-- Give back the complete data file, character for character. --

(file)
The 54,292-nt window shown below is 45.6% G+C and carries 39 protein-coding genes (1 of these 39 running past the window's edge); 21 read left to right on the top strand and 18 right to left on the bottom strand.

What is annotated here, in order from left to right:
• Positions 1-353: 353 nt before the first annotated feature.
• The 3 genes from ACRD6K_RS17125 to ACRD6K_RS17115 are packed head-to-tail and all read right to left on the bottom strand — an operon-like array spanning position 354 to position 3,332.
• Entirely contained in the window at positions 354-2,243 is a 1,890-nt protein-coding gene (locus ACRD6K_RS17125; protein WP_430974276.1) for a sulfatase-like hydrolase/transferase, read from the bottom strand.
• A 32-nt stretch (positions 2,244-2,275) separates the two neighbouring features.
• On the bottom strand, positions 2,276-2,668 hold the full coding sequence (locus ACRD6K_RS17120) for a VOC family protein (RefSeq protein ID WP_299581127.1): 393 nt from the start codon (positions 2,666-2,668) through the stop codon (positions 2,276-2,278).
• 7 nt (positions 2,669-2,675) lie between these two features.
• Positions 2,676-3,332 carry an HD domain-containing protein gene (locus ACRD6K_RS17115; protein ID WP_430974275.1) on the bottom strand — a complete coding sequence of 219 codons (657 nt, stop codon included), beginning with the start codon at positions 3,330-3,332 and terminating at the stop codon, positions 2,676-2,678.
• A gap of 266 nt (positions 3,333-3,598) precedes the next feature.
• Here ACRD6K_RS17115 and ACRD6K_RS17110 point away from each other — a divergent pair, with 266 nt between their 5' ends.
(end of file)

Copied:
The 54,292-nt window shown below is 45.6% G+C and carries 39 protein-coding genes (1 of these 39 running past the window's edge); 21 read left to right on the top strand and 18 right to left on the bottom strand.

What is annotated here, in order from left to right:
• Positions 1-353: 353 nt before the first annotated feature.
• The 3 genes from ACRD6K_RS17125 to ACRD6K_RS17115 are packed head-to-tail and all read right to left on the bottom strand — an operon-like array spanning position 354 to position 3,332.
• Entirely contained in the window at positions 354-2,243 is a 1,890-nt protein-coding gene (locus ACRD6K_RS17125; protein WP_430974276.1) for a sulfatase-like hydrolase/transferase, read from the bottom strand.
• A 32-nt stretch (positions 2,244-2,275) separates the two neighbouring features.
• On the bottom strand, positions 2,276-2,668 hold the full coding sequence (locus ACRD6K_RS17120) for a VOC family protein (RefSeq protein ID WP_299581127.1): 393 nt from the start codon (positions 2,666-2,668) through the stop codon (positions 2,276-2,278).
• 7 nt (positions 2,669-2,675) lie between these two features.
• Positions 2,676-3,332 carry an HD domain-containing protein gene (locus ACRD6K_RS17115; protein ID WP_430974275.1) on the bottom strand — a complete coding sequence of 219 codons (657 nt, stop codon included), beginning with the start codon at positions 3,330-3,332 and terminating at the stop codon, positions 2,676-2,678.
• A gap of 266 nt (positions 3,333-3,598) precedes the next feature.
• Here ACRD6K_RS17115 and ACRD6K_RS17110 point away from each other — a divergent pair, with 266 nt between their 5' ends.